August 24, 2020 at 1:27 pm #26891
Wow, @jim-sparrow! What a journey this has been for you. Thanks for sharing your experience with us. I am currently consulting with a neurologist and know that it may take a few more tests to get some answers.
I am grateful that in time, things have been more available for you. Still, 35 infusions seem like a lot to me. But I guess when you were doing 90, this is a considerable decrease. This must be a challenging time this year with the pandemic. Have you been able to have your infusions for the last several months?
To think this is only your journey for this illness, PH and others are adding to the mix. Take care of yourself.
August 27, 2020 at 10:47 am #26955
This must be a challenging time this year with the pandemic. Have you been able to have your infusions for the last several months?
Jen – The infusions continue, almost without missing a beat. Of course the Day Medicine unit at the hospital has strict triage protocols in place, and to be honest I feel far safer being there than I do the grocery stores (our city implemented mandatory masks for everyone in a public space).
I hope everyone else is dealing with the pandemic issues ok. While many of my doctor’s appointments are still virtual (phone or Zoom), some do require physical appointments.
August 27, 2020 at 2:34 pm #26963
Hi @jim-sparrow, I am happy to hear that your infusions have continued through this pandemic. I do know that my cancer/infusion center is open as they with chemo and other IV meds just cannot stop. Yes, I also agree that the centers are much safer than the grocery store.
Here in Texas, we also have a mandatory mask order. But, I do think it ends at the end of the month. I believe that they will extend it.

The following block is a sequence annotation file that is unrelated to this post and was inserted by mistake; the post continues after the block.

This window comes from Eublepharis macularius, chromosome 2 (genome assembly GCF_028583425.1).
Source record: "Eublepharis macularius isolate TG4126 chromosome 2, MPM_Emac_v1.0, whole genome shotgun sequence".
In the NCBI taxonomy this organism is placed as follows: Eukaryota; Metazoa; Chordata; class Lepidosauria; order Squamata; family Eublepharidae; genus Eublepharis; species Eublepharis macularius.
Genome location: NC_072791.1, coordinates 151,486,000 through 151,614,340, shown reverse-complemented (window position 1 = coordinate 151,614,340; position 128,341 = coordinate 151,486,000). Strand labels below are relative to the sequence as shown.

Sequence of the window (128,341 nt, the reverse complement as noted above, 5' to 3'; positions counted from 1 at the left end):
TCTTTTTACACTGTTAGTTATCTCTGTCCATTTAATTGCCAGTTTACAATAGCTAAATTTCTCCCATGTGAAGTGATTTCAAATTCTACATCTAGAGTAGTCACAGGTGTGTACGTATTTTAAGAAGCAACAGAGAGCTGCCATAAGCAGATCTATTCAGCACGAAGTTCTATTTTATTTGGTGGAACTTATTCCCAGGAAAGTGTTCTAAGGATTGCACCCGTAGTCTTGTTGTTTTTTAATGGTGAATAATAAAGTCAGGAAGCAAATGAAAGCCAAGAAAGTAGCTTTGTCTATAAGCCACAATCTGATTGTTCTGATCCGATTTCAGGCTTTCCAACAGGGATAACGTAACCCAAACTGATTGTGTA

Is that the only appt besides labs that you have been in person versus virtual?
August 28, 2020 at 12:00 pm #26975Denise K ThompsonParticipant
Wow, you folks are dealing with so much. I truly feel your struggle. A positive ANA & a rash brought me to the rheumatologist several yrs ago. I’m taking hydroxychloroquine for some type of autoimmune disease, but doc keeps going between Lupus & Crest, mostly because of the PH. Sjogrens is thrown in also, for which I take Pilocarpine. The PH, by far, is my #1 concern, regarless of how I got it. At this point my kidneys are good & outside of some skin, eye, mouth & nose problems, I don’t find them to complicate my health that much.
August 31, 2020 at 9:16 am #26988
September 1, 2020 at 8:54 pm #27029Darla McCollimParticipant
I have a pile of autoimmune diseases, Rheumatoid Arthritis, Polymyalgia Rheumatica, Hashimotos thyroiditis, pernicious anemia, IBS, dry eye syndrome. Then add fibromyalgia, osteoarthritis, prednisone induced osteoporosis and I just last week got the official diagnosis of PH. Started O2, and high pressure CPAP. Happy that I’m in the early stages of PH.
The thing is all my lab work indicates aggressive therapy for the RA is working very well keeping down the inflammation, but I have a wedge shaped portion of my right upper lung that isn’t perfusing and my pressures in my lung and heart are elevated. It feels like all the injections,pills, meditation etc has been a waste of the last 5 years.
September 2, 2020 at 1:02 pm #27047
@darlarayne you really do have quite the cornucopia of health problems. I’m so sorry you have to deal with all that. When you mention your medications being a waste, are you referring to your autoimmune diseases? Has your doctor prescribed any PH medications other than O2 and CPAP. Even though you are in the early stages of PH, starting some sort of treatment could help stave off progression longer. Your heart and lung issues I’m assuming are PH related? Are you seeing a PH secialist?
September 13, 2020 at 6:36 pm #27216Renee KimberlingParticipant
I have RA, but I have never been told it caused my PH. They got diagnosed very close together, though. My rheumatologist keeps track of my pulmonary fibrosis as well as my PH, and the docs have coordinated on meds. One of my RA Meds, ARAVA, is supposed to help with pulmonary issues. So far, so good!